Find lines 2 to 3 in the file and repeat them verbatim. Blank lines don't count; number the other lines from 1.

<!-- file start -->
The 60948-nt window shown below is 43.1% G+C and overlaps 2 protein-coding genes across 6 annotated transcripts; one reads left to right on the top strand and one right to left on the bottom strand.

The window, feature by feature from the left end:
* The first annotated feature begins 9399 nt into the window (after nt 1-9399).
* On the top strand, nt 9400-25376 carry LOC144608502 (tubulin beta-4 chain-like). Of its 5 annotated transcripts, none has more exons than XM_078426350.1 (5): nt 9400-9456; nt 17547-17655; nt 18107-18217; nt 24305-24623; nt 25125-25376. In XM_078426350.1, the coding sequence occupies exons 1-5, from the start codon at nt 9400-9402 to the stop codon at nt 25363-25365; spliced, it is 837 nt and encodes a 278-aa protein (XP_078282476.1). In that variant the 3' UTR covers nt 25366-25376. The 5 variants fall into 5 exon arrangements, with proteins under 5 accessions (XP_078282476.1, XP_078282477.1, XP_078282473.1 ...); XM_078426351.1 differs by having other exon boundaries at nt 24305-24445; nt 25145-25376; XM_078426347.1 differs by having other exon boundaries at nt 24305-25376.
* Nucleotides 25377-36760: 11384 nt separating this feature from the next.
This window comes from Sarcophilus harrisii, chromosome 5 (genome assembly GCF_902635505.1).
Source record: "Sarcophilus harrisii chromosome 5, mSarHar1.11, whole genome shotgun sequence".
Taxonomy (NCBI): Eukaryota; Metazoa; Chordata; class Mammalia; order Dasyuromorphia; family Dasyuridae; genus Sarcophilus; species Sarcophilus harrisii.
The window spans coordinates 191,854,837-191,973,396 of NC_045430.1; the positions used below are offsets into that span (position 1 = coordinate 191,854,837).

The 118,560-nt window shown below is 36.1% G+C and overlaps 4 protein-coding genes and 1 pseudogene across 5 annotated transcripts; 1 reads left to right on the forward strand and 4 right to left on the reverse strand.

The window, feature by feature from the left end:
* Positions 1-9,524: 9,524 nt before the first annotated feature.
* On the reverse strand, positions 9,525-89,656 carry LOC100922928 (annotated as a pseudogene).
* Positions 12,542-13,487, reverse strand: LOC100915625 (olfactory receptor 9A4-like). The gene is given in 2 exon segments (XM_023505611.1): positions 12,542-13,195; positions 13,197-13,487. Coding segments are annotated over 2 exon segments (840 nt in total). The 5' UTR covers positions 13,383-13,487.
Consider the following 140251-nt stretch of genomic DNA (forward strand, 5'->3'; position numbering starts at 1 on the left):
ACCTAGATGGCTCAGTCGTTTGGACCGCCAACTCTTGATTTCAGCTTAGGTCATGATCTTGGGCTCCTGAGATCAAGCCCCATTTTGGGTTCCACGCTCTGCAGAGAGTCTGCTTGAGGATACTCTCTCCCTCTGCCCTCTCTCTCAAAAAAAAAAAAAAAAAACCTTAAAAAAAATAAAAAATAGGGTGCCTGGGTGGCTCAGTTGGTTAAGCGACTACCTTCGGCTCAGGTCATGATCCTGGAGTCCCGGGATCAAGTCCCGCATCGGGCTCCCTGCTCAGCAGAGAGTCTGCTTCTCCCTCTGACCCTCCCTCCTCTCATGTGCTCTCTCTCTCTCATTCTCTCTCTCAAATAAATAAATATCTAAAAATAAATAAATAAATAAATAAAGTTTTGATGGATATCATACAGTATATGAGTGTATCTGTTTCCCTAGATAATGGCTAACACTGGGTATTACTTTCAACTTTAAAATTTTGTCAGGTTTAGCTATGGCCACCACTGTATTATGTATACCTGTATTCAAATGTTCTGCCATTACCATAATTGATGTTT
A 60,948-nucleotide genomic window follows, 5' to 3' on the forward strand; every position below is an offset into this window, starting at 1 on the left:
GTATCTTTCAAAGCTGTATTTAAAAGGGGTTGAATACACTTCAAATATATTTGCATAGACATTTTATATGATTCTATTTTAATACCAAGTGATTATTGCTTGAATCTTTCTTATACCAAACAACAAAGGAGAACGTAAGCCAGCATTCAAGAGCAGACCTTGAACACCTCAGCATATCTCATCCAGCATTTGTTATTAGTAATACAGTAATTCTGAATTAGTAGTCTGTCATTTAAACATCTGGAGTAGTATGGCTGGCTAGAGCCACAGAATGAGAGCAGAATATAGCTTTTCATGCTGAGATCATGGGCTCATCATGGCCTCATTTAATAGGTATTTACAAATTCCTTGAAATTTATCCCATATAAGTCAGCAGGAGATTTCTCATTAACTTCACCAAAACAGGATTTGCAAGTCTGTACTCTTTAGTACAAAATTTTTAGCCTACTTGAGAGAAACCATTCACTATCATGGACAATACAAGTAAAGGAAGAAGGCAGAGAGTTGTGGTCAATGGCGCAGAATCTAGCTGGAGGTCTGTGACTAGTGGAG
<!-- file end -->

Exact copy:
The window, feature by feature from the left end:
* The first annotated feature begins 9399 nt into the window (after nt 1-9399).